Hutchins v. BERRYHILL

Filing 49

OPINION AND ORDER denying 42 Motion for EAJA Attorney Fees; denying 45 Motion for Leave to File Supplemental Briefing. Signed by District Judge Robert H. Cleland. (LWag)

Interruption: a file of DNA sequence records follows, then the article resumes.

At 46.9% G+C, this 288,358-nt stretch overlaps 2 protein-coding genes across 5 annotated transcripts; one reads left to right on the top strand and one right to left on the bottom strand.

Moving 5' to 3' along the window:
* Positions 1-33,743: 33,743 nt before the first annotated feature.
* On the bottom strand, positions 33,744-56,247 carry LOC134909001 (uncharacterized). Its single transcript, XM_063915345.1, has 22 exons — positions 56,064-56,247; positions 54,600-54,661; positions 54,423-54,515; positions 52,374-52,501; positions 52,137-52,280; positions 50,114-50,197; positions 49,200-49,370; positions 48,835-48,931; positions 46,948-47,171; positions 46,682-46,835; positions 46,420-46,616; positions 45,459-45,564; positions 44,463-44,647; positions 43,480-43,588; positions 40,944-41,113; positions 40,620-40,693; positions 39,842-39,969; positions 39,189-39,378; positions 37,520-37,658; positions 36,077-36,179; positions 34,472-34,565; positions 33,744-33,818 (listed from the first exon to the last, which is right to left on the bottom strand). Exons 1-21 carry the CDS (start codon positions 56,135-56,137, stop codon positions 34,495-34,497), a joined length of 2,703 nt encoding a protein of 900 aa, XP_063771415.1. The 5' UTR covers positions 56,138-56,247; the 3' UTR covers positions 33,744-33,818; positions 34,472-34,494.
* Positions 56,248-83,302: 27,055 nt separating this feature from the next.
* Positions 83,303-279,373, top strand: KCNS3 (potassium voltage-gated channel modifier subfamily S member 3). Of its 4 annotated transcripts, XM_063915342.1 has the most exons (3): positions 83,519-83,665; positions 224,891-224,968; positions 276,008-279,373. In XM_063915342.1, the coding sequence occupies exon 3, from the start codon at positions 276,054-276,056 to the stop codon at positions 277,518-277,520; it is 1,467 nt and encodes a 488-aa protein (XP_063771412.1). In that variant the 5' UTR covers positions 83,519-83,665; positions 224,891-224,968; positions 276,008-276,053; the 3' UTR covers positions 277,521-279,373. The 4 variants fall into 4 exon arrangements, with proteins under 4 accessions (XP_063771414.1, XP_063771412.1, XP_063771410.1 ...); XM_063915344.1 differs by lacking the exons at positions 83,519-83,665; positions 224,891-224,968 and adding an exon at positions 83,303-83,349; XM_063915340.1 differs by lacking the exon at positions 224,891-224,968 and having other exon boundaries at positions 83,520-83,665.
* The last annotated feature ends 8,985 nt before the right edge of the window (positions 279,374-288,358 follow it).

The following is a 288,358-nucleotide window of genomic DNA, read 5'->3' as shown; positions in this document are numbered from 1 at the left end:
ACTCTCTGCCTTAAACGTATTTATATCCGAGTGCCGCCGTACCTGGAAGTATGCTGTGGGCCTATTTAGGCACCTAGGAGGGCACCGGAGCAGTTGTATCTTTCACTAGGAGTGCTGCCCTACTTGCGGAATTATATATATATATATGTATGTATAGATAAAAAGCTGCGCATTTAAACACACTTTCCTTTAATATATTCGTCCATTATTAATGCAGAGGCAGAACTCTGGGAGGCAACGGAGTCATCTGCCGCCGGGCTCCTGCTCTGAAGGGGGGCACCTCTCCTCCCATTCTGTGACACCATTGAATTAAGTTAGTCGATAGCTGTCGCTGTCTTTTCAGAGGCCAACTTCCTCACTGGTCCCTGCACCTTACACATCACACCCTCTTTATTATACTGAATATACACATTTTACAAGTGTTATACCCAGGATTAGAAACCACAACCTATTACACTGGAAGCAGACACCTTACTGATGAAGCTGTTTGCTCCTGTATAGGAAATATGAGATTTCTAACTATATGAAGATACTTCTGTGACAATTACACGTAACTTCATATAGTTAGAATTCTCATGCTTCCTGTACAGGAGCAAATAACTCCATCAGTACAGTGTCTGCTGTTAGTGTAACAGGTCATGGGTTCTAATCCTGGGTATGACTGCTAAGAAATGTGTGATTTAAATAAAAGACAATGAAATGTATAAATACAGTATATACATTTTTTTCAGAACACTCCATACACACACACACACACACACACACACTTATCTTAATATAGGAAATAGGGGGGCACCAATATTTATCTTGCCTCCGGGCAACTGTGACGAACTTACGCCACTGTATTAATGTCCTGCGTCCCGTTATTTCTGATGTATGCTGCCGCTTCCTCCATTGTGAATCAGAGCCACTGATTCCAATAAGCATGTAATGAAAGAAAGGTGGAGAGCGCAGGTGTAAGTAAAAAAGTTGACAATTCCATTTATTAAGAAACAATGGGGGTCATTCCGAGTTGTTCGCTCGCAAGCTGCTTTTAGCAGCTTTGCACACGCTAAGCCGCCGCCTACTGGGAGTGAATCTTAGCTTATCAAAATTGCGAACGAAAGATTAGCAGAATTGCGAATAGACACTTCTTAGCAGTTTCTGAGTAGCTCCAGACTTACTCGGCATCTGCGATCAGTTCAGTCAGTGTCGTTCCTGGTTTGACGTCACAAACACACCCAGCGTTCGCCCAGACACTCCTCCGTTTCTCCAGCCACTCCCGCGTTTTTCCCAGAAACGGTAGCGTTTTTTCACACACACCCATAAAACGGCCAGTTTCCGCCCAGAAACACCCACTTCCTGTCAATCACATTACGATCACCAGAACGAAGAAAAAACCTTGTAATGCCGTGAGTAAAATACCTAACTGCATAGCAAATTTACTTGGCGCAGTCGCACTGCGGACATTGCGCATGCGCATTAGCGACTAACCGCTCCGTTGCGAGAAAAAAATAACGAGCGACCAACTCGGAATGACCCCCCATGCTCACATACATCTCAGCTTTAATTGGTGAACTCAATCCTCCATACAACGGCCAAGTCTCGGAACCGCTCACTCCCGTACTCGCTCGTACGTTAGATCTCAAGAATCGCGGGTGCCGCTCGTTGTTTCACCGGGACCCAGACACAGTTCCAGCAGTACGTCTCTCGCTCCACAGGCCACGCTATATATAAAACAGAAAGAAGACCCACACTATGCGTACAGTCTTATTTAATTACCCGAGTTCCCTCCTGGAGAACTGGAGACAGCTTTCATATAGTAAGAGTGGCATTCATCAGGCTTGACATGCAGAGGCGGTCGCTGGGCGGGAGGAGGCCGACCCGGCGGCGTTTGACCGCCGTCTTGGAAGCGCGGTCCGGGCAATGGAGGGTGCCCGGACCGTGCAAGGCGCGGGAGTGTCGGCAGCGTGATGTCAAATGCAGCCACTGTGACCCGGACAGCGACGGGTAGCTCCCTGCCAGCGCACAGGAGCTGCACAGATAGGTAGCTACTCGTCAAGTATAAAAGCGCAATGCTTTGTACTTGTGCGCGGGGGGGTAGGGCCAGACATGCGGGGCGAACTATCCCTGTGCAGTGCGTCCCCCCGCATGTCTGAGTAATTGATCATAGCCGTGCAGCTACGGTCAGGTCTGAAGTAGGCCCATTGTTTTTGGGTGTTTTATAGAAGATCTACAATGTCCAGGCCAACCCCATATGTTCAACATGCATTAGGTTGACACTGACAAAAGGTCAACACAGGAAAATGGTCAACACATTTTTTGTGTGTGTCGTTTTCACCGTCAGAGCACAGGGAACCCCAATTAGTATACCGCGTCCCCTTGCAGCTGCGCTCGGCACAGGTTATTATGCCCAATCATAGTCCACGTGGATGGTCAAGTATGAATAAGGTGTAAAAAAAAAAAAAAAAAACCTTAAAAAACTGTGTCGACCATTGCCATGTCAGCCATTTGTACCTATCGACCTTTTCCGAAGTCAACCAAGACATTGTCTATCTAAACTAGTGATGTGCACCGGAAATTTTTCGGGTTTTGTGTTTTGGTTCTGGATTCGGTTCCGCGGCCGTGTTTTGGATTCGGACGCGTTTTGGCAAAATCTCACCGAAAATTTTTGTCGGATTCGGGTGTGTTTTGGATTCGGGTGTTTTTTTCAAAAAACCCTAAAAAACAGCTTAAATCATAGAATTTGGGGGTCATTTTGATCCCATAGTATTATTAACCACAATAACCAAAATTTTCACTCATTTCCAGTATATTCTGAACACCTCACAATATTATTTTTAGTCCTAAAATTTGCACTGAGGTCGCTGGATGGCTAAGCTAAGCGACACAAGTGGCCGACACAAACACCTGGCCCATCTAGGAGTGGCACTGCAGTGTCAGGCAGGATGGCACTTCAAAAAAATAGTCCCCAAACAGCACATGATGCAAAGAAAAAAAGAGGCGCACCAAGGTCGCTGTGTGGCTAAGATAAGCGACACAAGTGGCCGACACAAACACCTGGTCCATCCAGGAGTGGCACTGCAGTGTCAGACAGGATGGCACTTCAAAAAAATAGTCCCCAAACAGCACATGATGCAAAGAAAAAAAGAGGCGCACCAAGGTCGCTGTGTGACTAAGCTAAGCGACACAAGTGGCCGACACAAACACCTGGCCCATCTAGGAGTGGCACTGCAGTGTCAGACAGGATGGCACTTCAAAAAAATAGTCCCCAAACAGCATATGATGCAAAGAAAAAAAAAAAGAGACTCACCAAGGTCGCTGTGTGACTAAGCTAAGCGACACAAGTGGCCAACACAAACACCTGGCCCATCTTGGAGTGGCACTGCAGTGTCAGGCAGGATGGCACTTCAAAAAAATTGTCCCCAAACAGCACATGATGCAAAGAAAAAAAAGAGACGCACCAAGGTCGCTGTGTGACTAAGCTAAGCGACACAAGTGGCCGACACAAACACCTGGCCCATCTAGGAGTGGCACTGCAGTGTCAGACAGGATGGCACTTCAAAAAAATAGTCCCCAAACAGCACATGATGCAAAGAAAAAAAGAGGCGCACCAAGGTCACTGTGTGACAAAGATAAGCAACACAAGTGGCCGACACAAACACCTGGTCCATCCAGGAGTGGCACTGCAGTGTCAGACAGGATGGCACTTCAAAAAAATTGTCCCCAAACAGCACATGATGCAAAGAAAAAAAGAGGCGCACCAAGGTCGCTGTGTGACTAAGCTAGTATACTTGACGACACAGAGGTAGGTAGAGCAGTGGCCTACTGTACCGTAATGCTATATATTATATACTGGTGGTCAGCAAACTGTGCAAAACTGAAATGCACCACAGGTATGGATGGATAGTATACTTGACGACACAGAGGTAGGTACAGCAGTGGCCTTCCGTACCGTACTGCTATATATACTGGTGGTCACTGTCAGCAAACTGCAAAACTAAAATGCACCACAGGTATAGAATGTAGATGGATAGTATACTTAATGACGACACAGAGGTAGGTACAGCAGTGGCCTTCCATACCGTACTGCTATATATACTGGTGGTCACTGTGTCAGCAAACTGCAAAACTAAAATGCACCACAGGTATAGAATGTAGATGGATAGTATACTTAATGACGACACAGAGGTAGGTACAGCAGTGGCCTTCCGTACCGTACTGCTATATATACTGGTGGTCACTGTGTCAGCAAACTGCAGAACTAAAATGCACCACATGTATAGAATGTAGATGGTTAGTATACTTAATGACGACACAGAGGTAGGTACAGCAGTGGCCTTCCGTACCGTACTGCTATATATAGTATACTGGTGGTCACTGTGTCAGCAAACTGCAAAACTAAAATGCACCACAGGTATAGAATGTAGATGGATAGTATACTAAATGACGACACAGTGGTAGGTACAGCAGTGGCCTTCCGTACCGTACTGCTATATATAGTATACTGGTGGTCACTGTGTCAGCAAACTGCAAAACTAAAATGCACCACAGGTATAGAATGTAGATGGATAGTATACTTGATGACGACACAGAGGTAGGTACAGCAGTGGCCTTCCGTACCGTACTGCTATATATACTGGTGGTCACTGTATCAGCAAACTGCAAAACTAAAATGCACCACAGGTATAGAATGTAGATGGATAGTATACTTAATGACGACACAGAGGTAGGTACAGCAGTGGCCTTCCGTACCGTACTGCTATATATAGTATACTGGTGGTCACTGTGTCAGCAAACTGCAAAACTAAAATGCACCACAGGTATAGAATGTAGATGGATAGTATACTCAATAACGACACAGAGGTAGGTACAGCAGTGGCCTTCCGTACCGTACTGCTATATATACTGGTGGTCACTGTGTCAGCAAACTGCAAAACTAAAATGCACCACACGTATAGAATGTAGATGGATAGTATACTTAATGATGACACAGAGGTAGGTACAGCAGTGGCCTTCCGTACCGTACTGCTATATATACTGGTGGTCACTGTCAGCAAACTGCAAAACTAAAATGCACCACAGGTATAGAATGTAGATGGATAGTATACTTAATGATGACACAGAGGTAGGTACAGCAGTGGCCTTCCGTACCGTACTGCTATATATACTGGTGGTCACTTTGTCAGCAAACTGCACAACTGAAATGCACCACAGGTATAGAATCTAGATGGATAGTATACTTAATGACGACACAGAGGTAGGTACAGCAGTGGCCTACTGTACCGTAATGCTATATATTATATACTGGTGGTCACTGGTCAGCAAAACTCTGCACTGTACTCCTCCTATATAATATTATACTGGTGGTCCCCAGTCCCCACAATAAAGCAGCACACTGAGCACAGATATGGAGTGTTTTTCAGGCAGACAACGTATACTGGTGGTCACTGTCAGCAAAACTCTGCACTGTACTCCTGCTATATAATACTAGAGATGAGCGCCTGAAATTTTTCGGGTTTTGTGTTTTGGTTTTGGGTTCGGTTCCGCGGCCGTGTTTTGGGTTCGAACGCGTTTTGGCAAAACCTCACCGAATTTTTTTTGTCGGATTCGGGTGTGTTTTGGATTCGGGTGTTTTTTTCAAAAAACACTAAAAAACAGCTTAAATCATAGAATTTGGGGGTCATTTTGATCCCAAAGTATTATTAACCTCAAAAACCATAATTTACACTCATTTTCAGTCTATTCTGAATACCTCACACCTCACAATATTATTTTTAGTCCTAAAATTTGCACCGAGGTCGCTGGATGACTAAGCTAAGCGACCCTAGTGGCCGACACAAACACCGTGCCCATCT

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Case 2:18-cv-10182-RHC-EAS ECF No. 49, PageID.1803 Filed 11/21/22 Page 1 of 10 UNITED STATES DISTRICT COURT FOR THE EASTERN DISTRICT OF MICHIGAN SOUTHERN DIVISION ______________________________________________________________________ ANTHONY HUTCHINS, Plaintiff, v. Case No. 18-cv-10182 COMMISSIONER OF THE SOCIAL SECURITY ADMINISTRATION, Defendant. / OPINION AND ORDER DENYING PLAINTIFF’S MOTION FOR FEES AND DENYING PLAINTIFF’S MOTION FOR LEAVE TO FILE SUPPLEMENTAL BRIEFING Plaintiff Anthony Hutchins seeks for the court to award him $21,790.13 in fees and $905.00 in costs under the Equal Access to Justice Act (EAJA), 28 U.S.C. § 2412, claiming that the Commissioner’s position was not “substantially justified” in this Social Security disability benefits action. (ECF Nos. 42, 44.) The motion has been fully briefed. Further pending before the court is Plaintiff’s Motion for Leave to File Supplemental Briefing (ECF No. 45) as to his EAJA motion, to which Defendant filed an opposing response. (ECF No. 46.) The court finds oral argument to be unnecessary. E.D. Mich. LR 7.1(f)(2). For reasons explained below, the court will deny both motions. I. BACKGROUND Plaintiff filed an application for disability benefits on September 17, 2014, alleging that he became disabled on February 23, 2014. (ECF No. 1, PageID.1–2.) The application was denied, prompting Plaintiff to timely request a hearing. (Id. at PageID.2.) On February 1, 2017, Administrative Law Judge (ALJ) Laura Chess held a hearing and, Case 2:18-cv-10182-RHC-EAS ECF No. 49, PageID.1804 Filed 11/21/22 Page 2 of 10 in an April 4, 2017 decision, denied Plaintiff’s claim. (Id.) Plaintiff timely requested a review of ALJ Chess’ decision from the Appeals Council. (Id.) On November 18, 2017, the Appeals Council denied the review request, thereby making ALJ Chess’ unfavorable determination the final decision of the Commissioner of Social Security. (Id.) On January 16, 2018, Plaintiff filed the instant suit pursuant to 42 U.S.C. § 405(g), seeking judicial review of the Commissioner’s decision. (ECF No. 1.) Magistrate Judge Elizabeth A. Stafford issued a Report and Recommendation (“R&R”) on February 13, 2019, advising the court to remand the matter for further proceedings on two independent grounds: (1) ALJ Chess was not properly appointed under the Appointments Clause, U.S. Const., Art. II § 2, cl. 2, thereby necessitating a de novo administrative hearing; (2) ALJ Chess erred by violating the treating physician rule. (ECF No. 20.) On February 26, 2019, the Commissioner filed timely objections, arguing that Plaintiff forfeited the Appointments Clause issue by failing to raise it at any point during the administrative proceedings and that ALJ Chess properly evaluated Plaintiff’s treating physician’s opinion. (ECF No. 21, PageID.1425, 1433.) On March 26, 2019, the court issued an opinion and order rejecting the R&R, granting the Commissioner’s objections, and rendering judgment in favor of the Commissioner. (ECF No. 23.) Plaintiff moved for reconsideration under Federal Rule of Civil Procedure 59(e) (ECF No. 25), which the court subsequently denied. (ECF No. 30.) On August 5, 2019, Plaintiff appealed. The Sixth Circuit consolidated Plaintiff’s appeal with four others that raised the same Appointments Clause problem, characterizing it as follows: “The question is one of issue exhaustion: must the claimants have raised their Appointments Clause challenge before the ALJ in order to 2 Case 2:18-cv-10182-RHC-EAS ECF No. 49, PageID.1805 Filed 11/21/22 Page 3 of 10 preserve that challenge for judicial review.” Ramsey v. Comm’r of Soc. Sec., 973 F.3d 537, 540 (6th Cir. 2020). Up to that point, the majority, if not all, of the district courts to address this issue in the Sixth Circuit held that a plaintiff forfeits an Appointments Clause argument by failing to raise it during administrative proceedings, 1 as did an overwhelming majority of district courts across the country. 2 Ultimately, however, in a 2See Ramsey v. Comm’r of Soc. Sec., No. 17-13713 (E.D. Mich. Feb. 25, 2019) (Dawkins Davis, M.J.); Shoops v. Comm’r of Soc. Sec., No. 18-10444 (E.D. Mich. Feb. 14, 2019) (Majzoub, M.J) (“Plaintiff has forfeited his Appointments Clause challenge by failing to raise it in a timely manner”); Axley v. Comm'r, SSA, No. 1:18-cv-1106, 2019 WL 489998 (W.D. Tenn. Feb. 7, 2019) (Anderson, J.); Faulkner v. Comm’r of Soc. Sec., No. 1:17-cv-01197, 2018 WL 6059403 (W.D. Tenn. Nov. 19, 2018) (Anderson, J.); Pugh v. Comm’r of Soc. Sec., No. 1:18-78, ECF No. 18, PageID 787 (W.D. Mich. Nov. 8, 2018) (Carmody, M.J.); Blackburn v. Berryhill, No. 17-120, ECF No. 23, PageID 630–31 (E.D. Ky. Oct. 18, 2018) (Reeves, J.); Gothard v. Comm'r of Soc. Sec., No.17-cv-13638, 2018 WL 7254254, at *15 (E.D. Mich. Oct. 10, 2018) (Morris, M.J.), R&R adopted, 2019 WL 396785, at *3 (E.D. Mich. Jan. 31, 2019) (Ludington, J.); Davidson v. Comm’r of Soc. Sec., No. 2:16-cv-00102, 2018 WL 4680327, at *2 (M.D. Tenn. Sept. 28, 2018) (Crenshaw, J.). 1 See Catherine V. v. Berryhill, No. 17-3257, 2019 WL 568349, at *2 (D. Minn. Feb. 12, 2019) (Frank, J.); Sprouse v. Berryhill, No. 17-04922, ECF No. 15, PageID 704 (D.N.J. Feb. 6, 2019) (Hart, M.J.); Martin v. Berryhill, No. 18-00115 ECF 17, PageID at *10–12 (M.D.N.C. Dec. 11, 2018) (Webster, M.J.), R&R adopted, Order and J. ECF 19 (M.D.N.C. Jan 4, 2019) (Eagles, J.);Byrd v. Berryhill, No. 1:17- 01619-SKO, 2019 WL 95461, at *6 n.10 (E.D. Cal. Jan. 3, 2019) (Oberto, M.J.); Velasquez v. Berryhill, No. 1717740, 2018 WL 6920457, at *2–3 (E.D. La. Dec. 17, 2018) (Wilkinson, Jr., M.J.), R&R adopted, 2019 WL 77248 (E.D. La. Jan. 2, 2019) (Africk, J.); Cox v. Berryhill, No.1605434, ECF No. 26, at *3–4 (E.D. Pa. Dec. 18, 2018) (Diamond, J.);Bowman v. Berryhill, No. 18-157, ECF No. 12, at *24 (S.D. Iowa Dec. 13, 2018) (Pratt, J.); Abbington v. Berryhill, No. 1:17-00552-N, 2018 WL 6571208, at *7–9 (S.D. Ala. Dec. 13, 2018) (Nelson, M.J.); Nickum v. Berryhill, No. 17-2011- SAC, 2018 WL 6436091, at *5– 6 (D. Kan. Dec. 7, 2018) (Crow, J.); Field v. Comm’r of Soc. Sec., No. 18- 00119, at *2 (M.D. Fla. Oct. 15, 2018) (Spaulding, M.J.); Garrison v. Berryhill, No. 1:17-00302-FDW, 2018 WL 4924554, at *2 (W.D.N.C. Oct.10, 2018) (Whitney, J.); Deidre T. v. Comm’r of Soc. Sec. Admin., No. 17-00650, ECF No. 17at *55–56 (N.D. Ga. Sept. 28, 2018) (Vineyard, M.J.); Williams v. Berryhill, No. 2:17-87-KS-MTP, 2018 WL 4677785, at *2–3 (S.D. Miss. Sept. 28, 2018) (Starrett, J.); Stearns v. Berryhill, No. C17-2031-LTS, 2018 WL 4380984, at *5–6 (N.D. Iowa Sept. 14, 2018) (Strand, J.); Hugues v. Berryhill, No. CV 17-3892-JPR, 2018 WL 3239835, at *2 n.2 (C.D. Cal. July 2, 2018) (Rosenbluth, M.J.). But see contra Bizarre v. Berryhill, No. 1:18-CV-48, 2019 WL 1014194 (M.D. Pa. Mar. 4, 2019) (no waiver) (Conner, J.). 2 3 Case 2:18-cv-10182-RHC-EAS ECF No. 49, PageID.1806 Filed 11/21/22 Page 4 of 10 1 decision, the Ramsey Court agreed with the claimants that, “their failure to raise the Appointments Clause challenge before the agency does not foreclose their ability to seek judicial review of that claim” and ordered the remedy of “a new hearing before ALJs other than the ALJs who conducted their original hearings.” Id. at 546–47. The Sixth Circuit solely addressed this constitutional issue. It did not address any substantive attacks on the analysis undertaken by the ALJs in coming to their unfavorable disability determinations. In so ruling, the Ramsey Court evened an existing split within the federal circuit courts on the Appointment Clause issue, joining with the Third Circuit, Cirko v. Comm’r of Soc. Sec., 948 F.3d 148 (3d Cir. 2020), against the Eighth and Tenth Circuits, Davis v. Saul, 963 F.3d 790 (8th Cir. 2020), Hilliard v. Saul, 964 F.3d 759 (8th Cir. 2020), Carr v. Comm’r, SSA, 961 F.3d 1267 (10th Cir. 2020). In short order, the Fourth Circuit also joined with the Third and Sixth Circuits. Probst v. Saul, 980 F.3d 1015 (4th Cir. 2020). On January 29, 2021, the Commissioner filed a petition for a writ of certiorari with respect to the Ramsey Court’s decision. (ECF No. 39.) At the time, however, the Supreme Court had already granted petitions for certiorari in Davis from the Eighth Circuit and Carr from the Tenth Circuit. (See id.) On April 22, 2021, the Supreme Court definitively resolved the Appointments Clause issue with Carr v. Saul, 141 S. Ct. 1352, 1356 (2021), holding that Social Security disability claimants did not “forfeit[] their Appointments Clause challenges by failing to make them first to their respective ALJs.” On May 20, 2021, the court signed an order for remand after receipt of a stipulation for the same from the parties. (ECF Nos. 40, 41.) On June 16, 2021, Plaintiff filed the EAJA motion at bar. (ECF No. 42.) On June 28, 2021, the Commissioner filed a 4 Case 2:18-cv-10182-RHC-EAS ECF No. 49, PageID.1807 Filed 11/21/22 Page 5 of 10 response. (ECF No. 43.) On June 29, a reply followed. (ECF No. 44.) On July 20, 2022, Plaintiff filed a motion for leave to file supplemental briefing as to his EAJA motion, seeking to provide the court with information regarding a favorable disability determination received from the Commissioner in post-remand administrative proceedings. (ECF No. 45.) Plaintiff’s counsel further disclosed for the first time that his client, Anthony Hutchins, tragically committed suicide on or about July 1, 2020 and stated that Lee Andrew Hutchins became the substitute party. (Id. at PageID.1790.) Presumably due to the Commissioner’s indication that he had not used the appropriate mechanism for substitution of a party (ECF No. 46, PageID.1793), on July 25, 2022, Plaintiff’s counsel filed a formal motion for substitution pursuant to Federal Rule of Civil Procedure 25(a). (ECF No. 47.) That motion will be resolved by another order. II. STANDARD Pursuant to the EAJA, “‘a court shall award to a prevailing party’ in a civil action against the United States ‘fees and other expenses . . . unless the court finds that the position of the United States was substantially justified or that special circumstances make an award unjust.” Glenn v. Comm’r of Soc. Serv., 763 F.3d 494, 498 (quoting 28 U.S.C. § 2412(d)(1)(A)). To be “substantially justified” within the meaning of the EAJA, the government’s position must be “‘justified in substance or in the main’—that is, justified to a degree that could satisfy a reasonable person.” Pierce v. Underwood, 487 U.S. 552, 565, 108 S.Ct. 2541, 101 L.Ed.2d 490 (1988). “This standard ‘means, of course, more than merely undeserving of sanctions for frivolousness;’ and is not different from having ‘a reasonable basis both in law and fact.’” Glenn, 763 F.3d at 498 (quoting Underwood, 487 U.S. at 565). 5 Case 2:18-cv-10182-RHC-EAS ECF No. 49, PageID.1808 Filed 11/21/22 Page 6 of 10 It is the government’s burden to prove that “a given position was substantially justified, and it discharges that burden by demonstrating that the position had a reasonable basis both in law and fact.” DeLong v. Comm’r of Soc. Sec., 748 F.3d 723, 725–26 (6th Cir.2014) (internal quotation marks and citations omitted). When considering whether the government’s position is substantially justified, the court focuses on the merits of both its pre-litigation and litigation positions. “While objective indicia of reasonableness—such as a dissenting opinion, the views of other courts, a string of losses, or a string of successes—may be relevant, it is the actual merits of the Government’s litigating position that matter most.” Griffith v. Comm’r of Soc. Sec., 987 F.3d 556, 563 (6th Cir. 2021) (citing United States ex rel. Wall v. Circle C Constr., LLC, 868 F.3d 466, 471 (6th Cir. 2017)) (internal quotations omitted). Courts are cautioned against being “subtly influenced by the familiar shortcomings of hindsight judgment.” Beck v. Ohio, 379 U.S. 89, 96 (1964). “For that reason, [courts] distinguish between cases in which the government lost because it vainly pressed a position flatly at odds with the controlling case law and cases in which the government lost because an unsettled question was resolved unfavorably.” Griffith, 987 F.3d at 564. III. DISCUSSION In his EAJA fee motion, Plaintiff argues that, based on the rulings of the Sixth Circuit in Ramsey and the Supreme Court in Carr, the Commissioner was not substantially justified in maintaining the position that Plaintiff forfeited his Appointments Clause challenge. (ECF No. 42-2, PageID.1738.) While he does not contest that Plaintiff is a prevailing party for purposes of the EAJA, the Commissioner counters that his prelitigation and litigation positions were substantially justified, making a fee award 6 Case 2:18-cv-10182-RHC-EAS ECF No. 49, PageID.1809 Filed 11/21/22 Page 7 of 10 improper. (ECF No. 43, PageID.1766.) With respect to his prelitigation position, the Commissioner contends that no settled law mandates that he raise sua sponte, through either an ALJ or the Appeals Council, an Appointments Clause issue, thereby justifying his actions at the administrative level. (Id. at PageID.1766–68.) With respect to his litigation position, namely that Plaintiff forfeited the right to raise an Appointments Clause challenge because he did not raise it during the administrative proceedings, the Commissioner argues that he was substantially justified, even in spite of Ramsey and Carr, as the issue was one of unsettled law. (Id. PageID.1768.) Though not addressed in Plaintiff’s initial motion, the Commissioner also asserts that he was substantially justified in defending ALJ Chess’ unfavorable disability determination given this Court’s March 26, 2019 Opinion and Order (ECF No. 23), which found that ALJ Chess did not violate the treating physicians rule. (Id. at PageID.1772.) In his reply brief, Plaintiff attacks the Commissioner’s assertion that his prelitigation position was justified, arguing that the informal, non-adversarial features of the administrative proceedings do in fact charge ALJs with actively assisting claimants and adjudicating matters in compliance with the United States Constitution. (ECF No. 44, PageID.1778–80.) Because the Commissioner does not dispute that ALJ Chess was improperly appointed and notice of the constitutional infirmity of his ALJs can be traced to Freytag v. Commissioner, 501 U.S. 868 (1991) and its progeny, Plaintiff contends the Commissioner’s prelitigation position was not substantially justified. (Id. at PageID.1780–81.) Plaintiff further contests the Commissioner’s arguments with respect to his litigation position, asserting that the Cirko Court’s decision—the very first Circuit to rule on the issue—reflects that the Appointments Clause issue was not a matter of 7 Case 2:18-cv-10182-RHC-EAS ECF No. 49, PageID.1810 Filed 11/21/22 Page 8 of 10 unsettled law. (Id. PageID.1783.) Finally, Plaintiff contends that the Commissioner was not substantially justified in defending ALJ Chess’ decision on the merits of his disability claim, pointing to the Magistrate Judge’s R&R. (Id. PageID.1786–87.) The court finds that a fee award under the EAJA is inappropriate in this case because the Commissioner’s prelitigation and litigation positions were substantially justified. With respect to the Commissioner’s prelitigation position, Plaintiff attempts to impose a sua sponte duty on the Commissioner to raise Appointments Clause issues that simply does not exist in law. See Rich v. Comm’r of Soc. Sec. Admin., 477 F. Supp. 3d 388, 394 (E.D. Penn. 2020) (“We see no support imposing a sua sponte obligation on the Commissioner to raise Appointments Clause challenges.”); Ramsey v. Comm’r of Social Security, No. 17-cv-13713, 2021 WL 5233285, at *2 (E.D. Mich. Nov. 10, 2021) (Edmunds, J.); Schrader v. Comm’r of Soc. Sec., No. 19-cv-11663, 2021 WL 5233288, at *2 (E.D. Mich. Nov. 10, 2021) (Edmunds, J.); Fortin v. Comm’r of Soc. Sec., No. 18cv-10187, 2022 WL 1085677, at *3 (E.D. Mich. Apr. 11, 2022) (Lawson, J.). As such, the court finds it was reasonable for the Commissioner to not sua sponte raise the issue of the Appointments Clause during the initial administrative proceedings in this case. Additionally, the court finds reasonable the Commissioner’s litigation position that Plaintiff forfeited his right to challenge his unfavorable disability determination on Appointments Clause grounds, as it was adopted by an overwhelming majority of district courts nationwide. The Commissioner could also reasonably maintain this position even post-Ramsey because the Supreme Court was set to resolve the issue. Carr, 141 S. Ct. at 1357. Finally, once Carr was decided, the Commissioner appropriately stipulated to a remand, thereby not vainly pressing a position flatly at odds with the controlling case 8 Case 2:18-cv-10182-RHC-EAS ECF No. 49, PageID.1811 Filed 11/21/22 Page 9 of 10 law. (ECF No. 40.) As such, the court views the Commissioner’s litigation position as one lost “because an unsettled question was resolved unfavorably,” Griffith, 987 F.3d at 564, making a fee award inappropriate on these grounds. Finally, the Commissioner was reasonable in taking the litigation position that ALJ Chess’ unfavorable disability determination was analytically correct. The court had occasion to address whether ALJ Chess violated the treating physician rule in its opinion rejecting Magistrate Judge Stafford’s R&R. (ECF No. 23.) The court determined that substantial evidence supported ALJ Chess’ analysis, ultimately resolving not to disturb her disability determination. (Id.) Because the Sixth Circuit did not address the issue of ALJ Chess’ analysis in Plaintiff’s appeal, the court’s decision remains the law of the case. As such, for the same reasons now, the court finds the Commissioner’s litigation position at the time appropriate. Plaintiff would have the court hold otherwise, relying on a new, favorable disability determination from the Commission during postremand proceedings before a different ALJ. (ECF No. 45, PageID.1790.) He contends that the decision “was based almost entirely on evidence that was before this Court in this appeal,” thereby making it “highly relevant” as to whether the Commissioner’s initial benefit denial was substantially justified. (Id.) The court disagrees. The mere fact that a different ALJ came to an alternate conclusion does not alter the court’s previous finding that ALJ Chess’ decision was supported by substantial evidence. (Id.) Because the court finds all prelitigation and litigation positions held by the Commissioner to be substantially justified, it need not explore whether Plaintiff’s counsel is entitled to a higher fee. 9 Case 2:18-cv-10182-RHC-EAS ECF No. 49, PageID.1812 Filed 11/21/22 Page 10 of 10 IV. CONCLUSION For the foregoing reasons, Plaintiff’s motion for EAJA fees is denied. The Commissioner’s prelitigation and litigation positions were substantially justified, rendering such an award improper. The court does not require additional briefing to resolve that question and will therefore deny Plaintiff’s motion for leave to supplement. Accordingly, IT IS ORDERED that Plaintiff’s Motion for Fees Under the Equal Access to Justice Act (ECF No. 42) and Motion for Leave to File Supplemental Briefing (ECF No. 45) are DENIED. s/Robert H. Cleland ROBERT H. CLELAND UNITED STATES DISTRICT JUDGE Dated: November 21, 2022 / I hereby certify that a copy of the foregoing document was mailed to counsel of record on this date, November 21, 2022, by electronic and/or ordinary mail. s/Lisa Wagner Case Manager and Deputy Clerk (810) 292-6522 S:\Cleland\Cleland\EKL\Opinions & Orders\Civil\18-10182.HUTCHINS.MotionForEAJAAttorneyFees.EKL.docx 10 /